CANTON, OHIO — Following last month’s announcement that the United States Mint would produce circulating Presidential $1 Coins in 2007, Director Edmund C. Moy and a Dolley Madison re–enactor raised the curtain on designs for pure gold, collectible First Spouse Coins that will coincide with the annual release of the Presidential $1 Coins.
“This marks the first time the United States Mint has featured women on a consecutive series of coins,” Director Moy told the crowd at the National First Ladies Library as the images of the four 24–karat coins were revealed. “Each coin is a half–ounce of pure gold. You might say they are the Presidents’ better half! Through this coin series, Americans will learn more about how the First Spouses have served our country.
The 2007 First Spouse Coins feature the images of Martha Washington, Abigail Adams and Dolley Madison in the order in which their husbands served as President. Because President Thomas Jefferson’s wife died in 1782 before he was elected in 1801, a symbolic rendition of liberty, used on a coin of Jefferson’s era (Draped Bust Half–Cent: 1800–1808), will be featured on the third First Spouse Coin of the series.
The Presidential $1 Coin Act of 2005 authorized the First Spouse Coins as the pure gold (.9999) collectible counterparts of the circulating Presidential $1 Coins. The First Spouse Coins will have a denomination of $10, but their 24–karat gold content will be worth considerably more than that. Prices for the First Spouse Coins, which will be produced in proof and uncirculated versions, will be determined closer to the sale date in May 2007, around Mothers Day. Bronze duplicate medals of the First Spouse Coins will also be available.
The First Spouse Coins will be available in May 2007 on the United States Mint’s website, www.usmint.gov, or by calling 1–800–USA–MINT. More information about the new coins is on the website.
The obverse (heads side) of these coins will feature portraits of the Nation’s First Spouses, as well as inscriptions that include their names, the years during which they were the spouse of a President during the President’s period of service, the year of minting or issuance, “In God We Trust” and “Liberty.” Each First Spouse Coin will also have a unique reverse design featuring an image emblematic of that person’s life and work, as well as the inscriptions, “The United States of America,” “E Pluribus Unum,” “$10,” “1/2 oz.” and “.9999 Fine Gold.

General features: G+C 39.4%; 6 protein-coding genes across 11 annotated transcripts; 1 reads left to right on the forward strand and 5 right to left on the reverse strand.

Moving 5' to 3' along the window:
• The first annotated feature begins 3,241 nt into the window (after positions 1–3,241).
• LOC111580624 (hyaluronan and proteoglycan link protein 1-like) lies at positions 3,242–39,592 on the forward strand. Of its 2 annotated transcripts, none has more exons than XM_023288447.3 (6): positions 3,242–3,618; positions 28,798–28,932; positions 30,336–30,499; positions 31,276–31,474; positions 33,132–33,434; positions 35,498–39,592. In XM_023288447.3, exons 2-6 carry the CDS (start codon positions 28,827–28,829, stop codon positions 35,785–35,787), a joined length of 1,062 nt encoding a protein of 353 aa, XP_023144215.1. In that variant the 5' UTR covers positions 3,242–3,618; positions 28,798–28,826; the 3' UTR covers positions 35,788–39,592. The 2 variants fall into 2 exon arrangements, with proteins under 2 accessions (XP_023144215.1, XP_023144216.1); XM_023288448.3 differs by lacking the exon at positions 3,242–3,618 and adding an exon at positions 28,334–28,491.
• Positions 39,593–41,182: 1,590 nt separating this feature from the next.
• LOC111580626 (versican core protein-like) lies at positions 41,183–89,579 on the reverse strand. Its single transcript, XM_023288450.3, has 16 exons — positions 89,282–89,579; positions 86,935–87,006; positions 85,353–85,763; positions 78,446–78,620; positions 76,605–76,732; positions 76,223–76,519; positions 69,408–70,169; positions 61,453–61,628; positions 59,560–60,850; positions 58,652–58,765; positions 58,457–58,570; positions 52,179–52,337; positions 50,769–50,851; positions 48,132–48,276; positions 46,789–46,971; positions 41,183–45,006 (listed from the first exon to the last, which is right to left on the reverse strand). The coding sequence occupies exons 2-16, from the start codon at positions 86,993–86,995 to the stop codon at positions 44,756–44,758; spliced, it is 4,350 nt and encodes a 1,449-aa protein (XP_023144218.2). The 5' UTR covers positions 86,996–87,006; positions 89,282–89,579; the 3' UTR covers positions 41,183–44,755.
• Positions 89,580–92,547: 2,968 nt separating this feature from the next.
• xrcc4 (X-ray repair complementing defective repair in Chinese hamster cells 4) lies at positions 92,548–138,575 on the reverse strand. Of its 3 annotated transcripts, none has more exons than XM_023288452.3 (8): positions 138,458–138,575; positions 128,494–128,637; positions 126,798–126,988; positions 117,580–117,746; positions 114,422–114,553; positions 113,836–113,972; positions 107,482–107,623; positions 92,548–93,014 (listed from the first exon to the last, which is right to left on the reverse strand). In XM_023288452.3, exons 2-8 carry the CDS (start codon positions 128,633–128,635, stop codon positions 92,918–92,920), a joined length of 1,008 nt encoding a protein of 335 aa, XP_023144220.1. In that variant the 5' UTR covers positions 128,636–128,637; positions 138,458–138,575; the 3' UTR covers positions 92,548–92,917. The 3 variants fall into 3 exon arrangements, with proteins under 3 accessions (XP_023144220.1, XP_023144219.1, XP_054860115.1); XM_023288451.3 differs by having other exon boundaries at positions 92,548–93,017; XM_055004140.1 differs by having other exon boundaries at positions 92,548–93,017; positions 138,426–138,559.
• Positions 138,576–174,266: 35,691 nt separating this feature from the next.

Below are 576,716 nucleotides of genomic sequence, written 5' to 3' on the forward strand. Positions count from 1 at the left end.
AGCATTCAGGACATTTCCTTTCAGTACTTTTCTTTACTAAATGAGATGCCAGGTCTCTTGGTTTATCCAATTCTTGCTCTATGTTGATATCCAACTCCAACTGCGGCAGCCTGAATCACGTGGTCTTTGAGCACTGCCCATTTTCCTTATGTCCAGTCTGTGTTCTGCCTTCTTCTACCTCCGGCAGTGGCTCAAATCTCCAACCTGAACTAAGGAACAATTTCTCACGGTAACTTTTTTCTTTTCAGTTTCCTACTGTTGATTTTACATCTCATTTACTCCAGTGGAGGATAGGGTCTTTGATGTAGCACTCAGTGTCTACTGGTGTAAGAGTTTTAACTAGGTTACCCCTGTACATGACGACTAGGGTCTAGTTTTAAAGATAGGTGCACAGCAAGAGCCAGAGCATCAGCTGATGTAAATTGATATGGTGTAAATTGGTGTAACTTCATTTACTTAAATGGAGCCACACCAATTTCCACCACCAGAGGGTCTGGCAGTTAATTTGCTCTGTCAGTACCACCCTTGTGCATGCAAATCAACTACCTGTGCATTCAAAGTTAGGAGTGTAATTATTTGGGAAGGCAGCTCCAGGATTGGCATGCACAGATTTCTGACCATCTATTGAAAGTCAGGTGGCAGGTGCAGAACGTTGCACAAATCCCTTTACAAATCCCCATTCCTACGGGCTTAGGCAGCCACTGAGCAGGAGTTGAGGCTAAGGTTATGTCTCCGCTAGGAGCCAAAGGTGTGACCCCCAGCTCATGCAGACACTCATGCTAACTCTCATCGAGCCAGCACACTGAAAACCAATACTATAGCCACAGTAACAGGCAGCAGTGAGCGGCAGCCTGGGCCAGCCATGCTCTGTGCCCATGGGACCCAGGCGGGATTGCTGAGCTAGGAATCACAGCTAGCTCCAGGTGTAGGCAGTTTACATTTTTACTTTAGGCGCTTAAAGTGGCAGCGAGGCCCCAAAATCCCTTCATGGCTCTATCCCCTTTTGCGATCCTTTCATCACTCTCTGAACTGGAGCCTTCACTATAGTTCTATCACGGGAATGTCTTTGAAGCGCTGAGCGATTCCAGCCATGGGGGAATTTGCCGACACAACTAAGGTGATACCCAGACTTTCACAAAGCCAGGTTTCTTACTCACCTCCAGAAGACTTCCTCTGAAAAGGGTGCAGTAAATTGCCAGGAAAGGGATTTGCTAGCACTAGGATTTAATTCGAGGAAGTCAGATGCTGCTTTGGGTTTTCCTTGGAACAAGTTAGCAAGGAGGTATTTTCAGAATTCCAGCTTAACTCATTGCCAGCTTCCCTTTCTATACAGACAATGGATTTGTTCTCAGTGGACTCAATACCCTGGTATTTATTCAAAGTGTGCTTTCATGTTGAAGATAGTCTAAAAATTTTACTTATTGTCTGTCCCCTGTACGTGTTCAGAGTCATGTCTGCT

The obverses of the Martha Washington and Abigail Adams coins were designed and sculpted by Joseph Menna, a United States Mint medallic sculptor. The obverse of the Dolley Madison coin was designed and sculpted by Don Everhart, a United States Mint sculptor–engraver. The Jefferson obverse image of Liberty appeared on the Draped Bust Half–Cent coin from 1800–1808, originally executed by United States Mint Chief Engraver Robert Scot. The image was re–sculpted by Phebe Hemphill, a United States Mint medallic sculptor.
The Martha Washington reverse was designed by Susan Gamble of Arlington, Virginia, an Artistic Infusion Program (AIP) Master Designer. The image was sculpted by Don Everhart, a United States Mint sculptor–engraver. The reverse design depicts the future First Lady sewing a button onto her husband’s uniform jacket. During the Revolutionary War, Martha Washington’s concern for the colonial soldiers earned their lasting respect and admiration.
The Abigail Adams reverse was designed by Thomas Cleveland of Houston, Texas, an AIP Master Designer. The image was sculpted by Phebe Hemphill, a United States Mint medallic sculptor. In one of her most memorable letters, Mrs. Adams requested that her husband “remember the ladies” when creating the new Republic. That inscription is on this coin. John Adams acknowledged that Abigail Adams had as much political insight as any of his colleagues, and that he valued her counsel above all others.
The reverse of the Thomas Jefferson coin was designed and sculpted by Charles Vickers, a United States Mint sculptor–engraver. The reverse design depicts Thomas Jefferson’s monument, located on the grounds of his Monticello estate. Jefferson is widely recognized for his unmatched expertise with the written word. Even in death, Jefferson left no room for interpretation, leaving careful and precise instructions detailing exactly which words would mark his final resting place.
The Dolley Madison reverse was designed by Joel Iskowitz of Woodstock, New York, an AIP Master Designer. The image was sculpted by Don Everhart, a United States Mint sculptor–engraver. The reverse design depicts Dolley Madison, in an act of patriotism, saving the Cabinet papers and the beautiful Gilbert Stuart portrait of George Washington, when forced to flee the White House in advance of oncoming British troops in August 1814.